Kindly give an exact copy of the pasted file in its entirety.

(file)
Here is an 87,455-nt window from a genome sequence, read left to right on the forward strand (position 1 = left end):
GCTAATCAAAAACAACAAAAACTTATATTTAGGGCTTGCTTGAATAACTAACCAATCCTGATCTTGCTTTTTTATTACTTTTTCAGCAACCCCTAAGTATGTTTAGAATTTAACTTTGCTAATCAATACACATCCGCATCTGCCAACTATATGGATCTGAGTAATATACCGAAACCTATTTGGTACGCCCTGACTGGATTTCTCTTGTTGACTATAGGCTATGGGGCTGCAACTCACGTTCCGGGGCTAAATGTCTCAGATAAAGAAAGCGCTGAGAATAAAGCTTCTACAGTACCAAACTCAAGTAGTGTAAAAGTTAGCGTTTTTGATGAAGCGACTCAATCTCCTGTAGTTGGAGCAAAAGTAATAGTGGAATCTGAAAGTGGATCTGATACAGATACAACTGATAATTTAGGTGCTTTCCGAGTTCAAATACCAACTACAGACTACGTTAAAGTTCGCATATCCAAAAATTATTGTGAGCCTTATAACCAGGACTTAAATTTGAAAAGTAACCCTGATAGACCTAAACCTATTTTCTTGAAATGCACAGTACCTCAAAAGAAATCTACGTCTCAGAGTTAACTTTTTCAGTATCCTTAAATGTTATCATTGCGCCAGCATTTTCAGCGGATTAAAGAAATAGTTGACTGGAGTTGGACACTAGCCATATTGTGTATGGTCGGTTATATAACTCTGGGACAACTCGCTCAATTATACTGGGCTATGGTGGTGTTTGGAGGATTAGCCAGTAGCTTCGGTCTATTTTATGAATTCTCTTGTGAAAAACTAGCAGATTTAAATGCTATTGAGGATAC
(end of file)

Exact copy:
Here is an 87,455-nt window from a genome sequence, read left to right on the forward strand (position 1 = left end):
GCTAATCAAAAACAACAAAAACTTATATTTAGGGCTTGCTTGAATAACTAACCAATCCTGATCTTGCTTTTTTATTACTTTTTCAGCAACCCCTAAGTATGTTTAGAATTTAACTTTGCTAATCAATACACATCCGCATCTGCCAACTATATGGATCTGAGTAATATACCGAAACCTATTTGGTACGCCCTGACTGGATTTCTCTTGTTGACTATAGGCTATGGGGCTGCAACTCACGTTCCGGGGCTAAATGTCTCAGATAAAGAAAGCGCTGAGAATAAAGCTTCTACAGTACCAAACTCAAGTAGTGTAAAAGTTAGCGTTTTTGATGAAGCGACTCAATCTCCTGTAGTTGGAGCAAAAGTAATAGTGGAATCTGAAAGTGGATCTGATACAGATACAACTGATAATTTAGGTGCTTTCCGAGTTCAAATACCAACTACAGACTACGTTAAAGTTCGCATATCCAAAAATTATTGTGAGCCTTATAACCAGGACTTAAATTTGAAAAGTAACCCTGATAGACCTAAACCTATTTTCTTGAAATGCACAGTACCTCAAAAGAAATCTACGTCTCAGAGTTAACTTTTTCAGTATCCTTAAATGTTATCATTGCGCCAGCATTTTCAGCGGATTAAAGAAATAGTTGACTGGAGTTGGACACTAGCCATATTGTGTATGGTCGGTTATATAACTCTGGGACAACTCGCTCAATTATACTGGGCTATGGTGGTGTTTGGAGGATTAGCCAGTAGCTTCGGTCTATTTTATGAATTCTCTTGTGAAAAACTAGCAGATTTAAATGCTATTGAGGATAC